The Rt. Rev Wallace Benn
This is a most helpful compilation, which is designed to make one think very seriously about the whole issue of evolution and the Bible. To those who love the Scriptures, and seek to be faithful to them, this will prove enormously helpful.
The Rt. Rev Wallace Benn, Bishop of Lewes
Rev Dr Steve Brady
'When it comes to the debate about reconciling evolutionary theory to the Christian faith, some theistic evolutionist friends give the impression that, "They think it's all over!" "It isn't now!" is my response after reading this collection of very accessible essays from a variety of scientists and theologians who beg to differ from that conclusion. Read, be challenged and be ready to think again.'
Rev Dr Steve Brady, Principal of Moorlands College
Dr Colin Reeves
The question posed has caused much recent debate. The answer given by these authors is an emphatic "No!" Firstly, they demonstrate with compelling logic that theistic evolution has serious theological consequences for the gospel. Secondly (and this should make us weep), the theistic evolutionary project is so unnecessary. As the second part of this first-class survey makes clear, there is actually no compelling reason to accept Darwinism anyway. Homological arguments have bitten the dust, junk DNA turns out to be anything but junk, and as for the origin of life itself, biologists haven't got a clue. In terms of recent discoveries in molecular biology, Darwinism is not only wrong but irrelevant, a Victorian relic.
Dr Colin Reeves, Professor of Operational Research in the School of Mathematical and Information Sciences (MIS) at Coventry University
Dr Alastair Noble
'This excellent collection of articles by theologians and scientists addresses in detail the question of whether Christians have too readily embraced neo-Darwinism and adapted their theology to suit. The scientific rigour and theological clarity of this volume will encourage all those who have not bowed the knee to Darwin and challenge those who have. The arguments it presents are cogent and powerful. It is a much needed contribution to what has become a one-sided debate.'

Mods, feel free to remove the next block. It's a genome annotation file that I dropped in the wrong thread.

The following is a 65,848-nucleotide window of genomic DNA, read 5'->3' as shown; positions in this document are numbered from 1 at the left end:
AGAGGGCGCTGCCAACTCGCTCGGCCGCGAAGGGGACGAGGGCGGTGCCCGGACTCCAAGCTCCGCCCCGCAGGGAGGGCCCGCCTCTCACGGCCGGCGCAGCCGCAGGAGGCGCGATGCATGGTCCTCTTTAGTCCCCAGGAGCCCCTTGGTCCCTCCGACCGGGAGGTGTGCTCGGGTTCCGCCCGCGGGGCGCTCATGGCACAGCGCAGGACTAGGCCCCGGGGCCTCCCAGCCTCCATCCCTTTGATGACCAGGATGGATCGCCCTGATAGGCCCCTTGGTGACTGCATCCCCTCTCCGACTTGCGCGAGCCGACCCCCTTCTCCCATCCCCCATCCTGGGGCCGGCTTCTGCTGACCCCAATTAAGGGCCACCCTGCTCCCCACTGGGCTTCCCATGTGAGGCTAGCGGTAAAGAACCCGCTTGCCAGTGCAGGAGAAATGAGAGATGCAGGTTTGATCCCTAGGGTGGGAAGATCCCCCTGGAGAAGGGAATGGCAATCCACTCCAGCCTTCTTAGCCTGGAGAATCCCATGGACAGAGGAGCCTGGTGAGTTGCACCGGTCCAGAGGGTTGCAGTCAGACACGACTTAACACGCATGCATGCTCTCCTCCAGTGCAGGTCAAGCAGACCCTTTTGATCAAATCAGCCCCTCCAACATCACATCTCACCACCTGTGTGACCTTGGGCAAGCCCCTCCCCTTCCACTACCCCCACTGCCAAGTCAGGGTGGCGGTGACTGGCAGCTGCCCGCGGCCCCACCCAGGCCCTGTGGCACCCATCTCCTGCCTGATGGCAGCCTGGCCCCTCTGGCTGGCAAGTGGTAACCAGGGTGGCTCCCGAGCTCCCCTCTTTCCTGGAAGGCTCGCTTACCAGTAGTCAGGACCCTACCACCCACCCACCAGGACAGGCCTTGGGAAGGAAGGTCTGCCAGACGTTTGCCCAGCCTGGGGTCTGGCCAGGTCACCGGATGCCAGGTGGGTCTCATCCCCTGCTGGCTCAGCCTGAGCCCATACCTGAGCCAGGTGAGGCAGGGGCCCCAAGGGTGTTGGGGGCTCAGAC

Dr Alastair Noble, former Inspector of Schools and Head of Educational Services, Scotland
Dr Angus Menuge
Well-informed, up-to-date and powerfully argued, this collection of theological, philosophical and scientific essays by distinguished authors shows that the theistic evolution on offer from Denis Alexander, Francis Collins and Kenneth Miller conflicts not only with the best Biblical exegesis but also with a sober assessment of the scientific data.
The theological contributors show that accommodation to Darwinism undermines orthodox teaching about Creation, the Fall, and Redemption itself. The scientists show that the complex information common to all life could not arise from materialistic processes, and that the popular “junk DNA” and human chromosomal fusion arguments for Darwinism dissolve under scrutiny. Evangelical Christians pondering whether they should embrace Darwinism owe it to their integrity to read this book.
Dr Angus Menuge, Professor of Philosophy, Concordia University, Wisconsin
Phillip E Johnson
"The title of 'Should Christians Embrace Evolution?' poses a question that thoughtful Christians must face, in light of the arguments for theistic evolution being offered in England by Dennis Alexander and by Francis Collins in America. To meet the challenge of an evolutionary philosophy that explains life as the product of natural causes alone, we all need help from Christians with expertise in science and theology. Each of us must in the end come to a personal decision about which experts are sufficiently trustworthy that we should accept their guidance in forming our views about which things are real and which are only imaginary. The experts in science and theology who contributed chapters to 'Should Christians Embrace Evolution?' are of the trustworthy kind, and their words of wisdom will be very helpful to Christians who are struggling to sort out conflicting claims and arrive at the truth."
Phillip E Johnson, Professor of Law Emeritus, University of California, Berkley
Dr Dalibor Krupa
“This book is much needed. As a nuclear physicist I have observed reconciliation between science and theology in numerous areas, not because of modified theology but because continuing scientific discovery has overturned 19th century perspectives that sought to challenge Biblical theology. The current progress in molecular biology is beyond Darwin's wildest imagination and readers would be well advised to examine the evidence. As one who lived under Communism, I understand too well that the more a society seeks to enforce an idea the more important it is to question it.
Dr Dalibor Krupa, Research Professor of Theoretical Physics at the Institute of Physics of the Slovak Academy of Sciences, Bratislava, Slovakia
Dr Gary R Habermas
Naturalism has infiltrated Christian culture in the West. In assembling such a wide range of relevant high-level scholarship into one volume and discussing the question biblically, philosophically, and scientifically, this work deserves to be studied widely. The volume challenges much of the naturalistic inroads that undermine the biblical message in the year of Darwin's 200th anniversary. It should encourage the reader to question seriously the clamour to embrace neo-Darwinian theory.